We can all agree: $4.3 million is a serious amount of money to invest and a foolish amount to gamble. Yet when developers go before Town Council with a development project, the money they spend to plan, present, readjust and repeat frequently comes down to the mood council members are in.
The Charterwood developers, after spending $4.3 million over four years to make council members happy, got their hearts broken when five council members voted for the project, but they needed a sixth because a protest petition had been filed, forcing a three-quarters majority of yea votes for the project to continue.
The Weekly broke a story yesterday about new life for Charterwood. Bill Christian and Crescent Properties may have found a way around the super-majority vote constraint to seek approval for their proposed mixed-use development on Martin Luther King Jr. Boulevard, north of Homestead Road. If the developers redraw their property lines on the parcels they are combining to create space for the development, neighbors would be prohibited from submitting a petition that would require a three-quarters majority of council members to vote for the rezoning and the special use permit.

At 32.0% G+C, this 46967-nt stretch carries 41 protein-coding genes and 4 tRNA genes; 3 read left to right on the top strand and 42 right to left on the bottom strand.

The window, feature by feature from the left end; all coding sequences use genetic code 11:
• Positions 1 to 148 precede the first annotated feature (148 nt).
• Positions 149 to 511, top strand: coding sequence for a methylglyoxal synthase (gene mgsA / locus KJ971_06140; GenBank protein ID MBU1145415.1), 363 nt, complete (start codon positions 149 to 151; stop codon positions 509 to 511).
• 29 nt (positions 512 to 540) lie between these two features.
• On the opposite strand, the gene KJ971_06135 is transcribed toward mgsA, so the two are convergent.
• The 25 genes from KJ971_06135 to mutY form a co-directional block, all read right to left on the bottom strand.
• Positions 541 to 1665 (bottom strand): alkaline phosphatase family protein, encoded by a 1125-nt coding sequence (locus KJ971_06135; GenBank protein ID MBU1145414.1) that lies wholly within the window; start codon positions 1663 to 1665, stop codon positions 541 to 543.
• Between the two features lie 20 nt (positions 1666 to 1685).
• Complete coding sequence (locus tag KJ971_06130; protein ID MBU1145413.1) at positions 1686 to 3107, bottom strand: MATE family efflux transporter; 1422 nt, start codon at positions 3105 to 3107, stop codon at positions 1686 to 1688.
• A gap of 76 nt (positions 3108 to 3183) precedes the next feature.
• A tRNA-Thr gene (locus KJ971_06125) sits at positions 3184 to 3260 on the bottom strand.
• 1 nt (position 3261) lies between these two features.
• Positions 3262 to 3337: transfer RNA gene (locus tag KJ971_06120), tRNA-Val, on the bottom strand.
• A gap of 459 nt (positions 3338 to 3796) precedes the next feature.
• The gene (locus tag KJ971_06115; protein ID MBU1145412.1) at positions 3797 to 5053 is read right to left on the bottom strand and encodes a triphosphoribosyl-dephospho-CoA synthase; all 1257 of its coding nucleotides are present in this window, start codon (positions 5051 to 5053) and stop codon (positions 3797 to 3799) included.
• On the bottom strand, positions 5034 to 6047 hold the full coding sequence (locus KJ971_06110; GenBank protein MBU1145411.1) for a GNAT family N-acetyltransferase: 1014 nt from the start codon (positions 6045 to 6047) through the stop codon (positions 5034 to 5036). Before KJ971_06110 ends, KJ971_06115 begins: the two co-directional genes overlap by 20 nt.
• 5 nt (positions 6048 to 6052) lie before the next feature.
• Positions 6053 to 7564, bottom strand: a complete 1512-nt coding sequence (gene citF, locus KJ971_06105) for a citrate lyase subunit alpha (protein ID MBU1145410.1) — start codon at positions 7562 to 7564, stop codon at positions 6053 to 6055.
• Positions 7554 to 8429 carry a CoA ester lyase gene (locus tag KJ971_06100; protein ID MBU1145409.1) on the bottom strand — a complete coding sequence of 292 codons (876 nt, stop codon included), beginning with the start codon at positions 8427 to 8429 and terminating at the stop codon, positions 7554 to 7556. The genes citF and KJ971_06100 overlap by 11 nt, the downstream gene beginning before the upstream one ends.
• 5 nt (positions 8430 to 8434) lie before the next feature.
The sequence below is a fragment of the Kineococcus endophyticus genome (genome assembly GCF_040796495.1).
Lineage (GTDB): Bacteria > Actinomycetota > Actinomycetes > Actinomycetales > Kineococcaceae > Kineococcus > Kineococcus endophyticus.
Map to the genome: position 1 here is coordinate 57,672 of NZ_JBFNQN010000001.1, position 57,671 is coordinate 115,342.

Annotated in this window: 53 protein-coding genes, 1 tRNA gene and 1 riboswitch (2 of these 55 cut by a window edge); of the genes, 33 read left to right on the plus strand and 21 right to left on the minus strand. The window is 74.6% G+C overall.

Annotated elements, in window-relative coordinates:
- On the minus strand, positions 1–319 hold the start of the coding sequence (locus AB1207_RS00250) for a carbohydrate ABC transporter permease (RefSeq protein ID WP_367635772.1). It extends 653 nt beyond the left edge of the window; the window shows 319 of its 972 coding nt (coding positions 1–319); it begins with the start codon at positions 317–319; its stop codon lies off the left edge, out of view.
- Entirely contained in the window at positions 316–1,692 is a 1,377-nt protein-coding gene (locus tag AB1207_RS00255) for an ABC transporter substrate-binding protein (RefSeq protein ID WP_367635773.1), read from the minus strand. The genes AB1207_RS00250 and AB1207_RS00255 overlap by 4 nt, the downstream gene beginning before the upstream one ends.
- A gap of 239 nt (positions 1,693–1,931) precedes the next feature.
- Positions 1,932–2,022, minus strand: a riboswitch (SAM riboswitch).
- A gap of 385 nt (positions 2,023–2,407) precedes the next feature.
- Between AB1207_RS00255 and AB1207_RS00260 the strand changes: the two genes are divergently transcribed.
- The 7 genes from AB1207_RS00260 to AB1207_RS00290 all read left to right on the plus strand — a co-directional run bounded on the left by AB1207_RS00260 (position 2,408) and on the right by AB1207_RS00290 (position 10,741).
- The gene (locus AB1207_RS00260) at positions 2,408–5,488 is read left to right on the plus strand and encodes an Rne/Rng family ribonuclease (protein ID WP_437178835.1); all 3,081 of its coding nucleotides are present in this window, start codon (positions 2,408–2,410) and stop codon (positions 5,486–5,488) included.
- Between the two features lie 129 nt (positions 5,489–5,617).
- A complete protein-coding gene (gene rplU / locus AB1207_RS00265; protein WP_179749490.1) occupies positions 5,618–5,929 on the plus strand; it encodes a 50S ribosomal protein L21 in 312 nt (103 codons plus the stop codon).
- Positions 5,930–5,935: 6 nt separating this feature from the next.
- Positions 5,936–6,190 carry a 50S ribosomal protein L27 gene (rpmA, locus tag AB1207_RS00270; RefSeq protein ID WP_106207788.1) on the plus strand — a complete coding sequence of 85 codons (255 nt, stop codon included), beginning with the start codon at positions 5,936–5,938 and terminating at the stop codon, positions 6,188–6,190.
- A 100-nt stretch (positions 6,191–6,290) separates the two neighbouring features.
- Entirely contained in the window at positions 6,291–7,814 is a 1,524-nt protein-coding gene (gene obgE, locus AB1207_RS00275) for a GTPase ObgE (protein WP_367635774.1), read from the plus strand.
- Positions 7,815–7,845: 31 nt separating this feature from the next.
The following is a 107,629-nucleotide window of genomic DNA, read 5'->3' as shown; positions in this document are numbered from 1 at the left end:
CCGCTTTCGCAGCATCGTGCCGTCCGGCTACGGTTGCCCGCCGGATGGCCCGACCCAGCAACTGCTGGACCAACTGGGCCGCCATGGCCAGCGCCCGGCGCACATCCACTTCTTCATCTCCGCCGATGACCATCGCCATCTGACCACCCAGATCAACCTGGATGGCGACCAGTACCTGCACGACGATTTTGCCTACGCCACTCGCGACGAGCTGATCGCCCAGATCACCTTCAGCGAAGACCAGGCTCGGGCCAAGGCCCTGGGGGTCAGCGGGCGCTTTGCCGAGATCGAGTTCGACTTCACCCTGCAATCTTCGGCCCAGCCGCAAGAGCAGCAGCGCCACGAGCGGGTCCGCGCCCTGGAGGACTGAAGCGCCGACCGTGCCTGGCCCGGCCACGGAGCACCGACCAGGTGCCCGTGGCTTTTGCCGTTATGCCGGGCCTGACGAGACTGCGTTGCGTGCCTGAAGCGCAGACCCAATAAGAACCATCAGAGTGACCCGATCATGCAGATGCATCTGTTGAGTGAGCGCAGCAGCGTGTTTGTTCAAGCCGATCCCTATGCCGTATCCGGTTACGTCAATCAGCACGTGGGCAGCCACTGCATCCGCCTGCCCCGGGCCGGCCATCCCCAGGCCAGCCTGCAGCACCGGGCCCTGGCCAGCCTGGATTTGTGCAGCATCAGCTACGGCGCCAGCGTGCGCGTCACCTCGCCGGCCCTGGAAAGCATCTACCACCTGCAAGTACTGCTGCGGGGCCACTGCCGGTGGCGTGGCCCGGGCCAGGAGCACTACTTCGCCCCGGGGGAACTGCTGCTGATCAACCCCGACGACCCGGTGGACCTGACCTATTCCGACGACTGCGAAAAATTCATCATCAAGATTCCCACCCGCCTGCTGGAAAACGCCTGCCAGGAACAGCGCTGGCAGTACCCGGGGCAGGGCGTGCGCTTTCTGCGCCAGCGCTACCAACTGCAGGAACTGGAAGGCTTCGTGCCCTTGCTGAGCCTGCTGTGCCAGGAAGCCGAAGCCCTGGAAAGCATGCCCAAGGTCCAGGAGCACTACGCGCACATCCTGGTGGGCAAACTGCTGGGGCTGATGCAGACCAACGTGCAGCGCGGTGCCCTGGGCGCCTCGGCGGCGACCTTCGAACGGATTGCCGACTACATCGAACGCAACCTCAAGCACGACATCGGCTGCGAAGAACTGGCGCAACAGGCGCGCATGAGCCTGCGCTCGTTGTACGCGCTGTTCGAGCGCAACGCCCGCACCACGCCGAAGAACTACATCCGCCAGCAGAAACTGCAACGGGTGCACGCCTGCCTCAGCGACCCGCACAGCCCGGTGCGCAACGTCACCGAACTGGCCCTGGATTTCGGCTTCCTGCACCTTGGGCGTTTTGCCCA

Charterwood failed to win approval for the rezoning last month, which automatically quashed the special use permit application, even though a simple majority of five council members voted for the project to move forward. If Charterwood resubmits its plan, with the redrawn property lines, council would only need five votes to approve rezoning.
Are the developers gaming the system? Yes, just as the person organizing the protest petition did. It’s too bad that our development decisions come down to who’s got the last ace up their sleeve. But $4.3 million is a lot of money to leave on the table and walk away.
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– Nancy Oates